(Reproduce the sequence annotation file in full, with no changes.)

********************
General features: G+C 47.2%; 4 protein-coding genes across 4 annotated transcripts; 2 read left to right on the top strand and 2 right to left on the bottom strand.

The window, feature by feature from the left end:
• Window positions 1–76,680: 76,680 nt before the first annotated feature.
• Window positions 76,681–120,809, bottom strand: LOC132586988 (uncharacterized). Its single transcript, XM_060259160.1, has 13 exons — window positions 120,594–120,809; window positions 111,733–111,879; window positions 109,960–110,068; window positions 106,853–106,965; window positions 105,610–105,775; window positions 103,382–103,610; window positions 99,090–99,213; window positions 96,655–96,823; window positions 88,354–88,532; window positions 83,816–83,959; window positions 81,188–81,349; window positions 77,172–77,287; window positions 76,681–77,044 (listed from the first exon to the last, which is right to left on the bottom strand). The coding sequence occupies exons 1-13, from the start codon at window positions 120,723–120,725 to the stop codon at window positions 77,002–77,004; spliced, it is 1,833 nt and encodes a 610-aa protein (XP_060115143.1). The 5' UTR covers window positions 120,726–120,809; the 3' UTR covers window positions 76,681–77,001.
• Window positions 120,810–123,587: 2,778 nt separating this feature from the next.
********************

General features: G+C 47.2%; 4 protein-coding genes across 4 annotated transcripts; 2 read left to right on the top strand and 2 right to left on the bottom strand.

The window, feature by feature from the left end:
• Window positions 1–76,680: 76,680 nt before the first annotated feature.
• Window positions 76,681–120,809, bottom strand: LOC132586988 (uncharacterized). Its single transcript, XM_060259160.1, has 13 exons — window positions 120,594–120,809; window positions 111,733–111,879; window positions 109,960–110,068; window positions 106,853–106,965; window positions 105,610–105,775; window positions 103,382–103,610; window positions 99,090–99,213; window positions 96,655–96,823; window positions 88,354–88,532; window positions 83,816–83,959; window positions 81,188–81,349; window positions 77,172–77,287; window positions 76,681–77,044 (listed from the first exon to the last, which is right to left on the bottom strand). The coding sequence occupies exons 1-13, from the start codon at window positions 120,723–120,725 to the stop codon at window positions 77,002–77,004; spliced, it is 1,833 nt and encodes a 610-aa protein (XP_060115143.1). The 5' UTR covers window positions 120,726–120,809; the 3' UTR covers window positions 76,681–77,001.
• Window positions 120,810–123,587: 2,778 nt separating this feature from the next.